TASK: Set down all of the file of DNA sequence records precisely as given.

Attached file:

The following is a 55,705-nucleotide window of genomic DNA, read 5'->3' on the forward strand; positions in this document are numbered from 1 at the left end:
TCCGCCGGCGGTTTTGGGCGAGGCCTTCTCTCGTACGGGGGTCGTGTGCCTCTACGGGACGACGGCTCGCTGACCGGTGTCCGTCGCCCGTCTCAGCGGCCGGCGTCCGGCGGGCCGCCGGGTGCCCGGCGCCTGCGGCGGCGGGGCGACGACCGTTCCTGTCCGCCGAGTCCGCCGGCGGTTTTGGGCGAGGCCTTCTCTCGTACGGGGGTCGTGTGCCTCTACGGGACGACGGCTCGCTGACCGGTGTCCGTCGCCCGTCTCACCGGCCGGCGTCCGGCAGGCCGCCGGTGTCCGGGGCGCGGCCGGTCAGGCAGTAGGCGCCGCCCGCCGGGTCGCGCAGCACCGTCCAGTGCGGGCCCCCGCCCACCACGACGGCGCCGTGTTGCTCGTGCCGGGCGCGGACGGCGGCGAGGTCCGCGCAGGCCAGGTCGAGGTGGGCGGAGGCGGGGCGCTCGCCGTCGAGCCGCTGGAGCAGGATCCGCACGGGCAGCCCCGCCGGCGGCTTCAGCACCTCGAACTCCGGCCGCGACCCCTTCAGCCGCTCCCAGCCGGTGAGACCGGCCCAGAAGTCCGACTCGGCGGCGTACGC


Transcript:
The following is a 55,705-nucleotide window of genomic DNA, read 5'->3' on the forward strand; positions in this document are numbered from 1 at the left end:
TCCGCCGGCGGTTTTGGGCGAGGCCTTCTCTCGTACGGGGGTCGTGTGCCTCTACGGGACGACGGCTCGCTGACCGGTGTCCGTCGCCCGTCTCAGCGGCCGGCGTCCGGCGGGCCGCCGGGTGCCCGGCGCCTGCGGCGGCGGGGCGACGACCGTTCCTGTCCGCCGAGTCCGCCGGCGGTTTTGGGCGAGGCCTTCTCTCGTACGGGGGTCGTGTGCCTCTACGGGACGACGGCTCGCTGACCGGTGTCCGTCGCCCGTCTCACCGGCCGGCGTCCGGCAGGCCGCCGGTGTCCGGGGCGCGGCCGGTCAGGCAGTAGGCGCCGCCCGCCGGGTCGCGCAGCACCGTCCAGTGCGGGCCCCCGCCCACCACGACGGCGCCGTGTTGCTCGTGCCGGGCGCGGACGGCGGCGAGGTCCGCGCAGGCCAGGTCGAGGTGGGCGGAGGCGGGGCGCTCGCCGTCGAGCCGCTGGAGCAGGATCCGCACGGGCAGCCCCGCCGGCGGCTTCAGCACCTCGAACTCCGGCCGCGACCCCTTCAGCCGCTCCCAGCCGGTGAGACCGGCCCAGAAGTCCGACTCGGCGGCGTACGC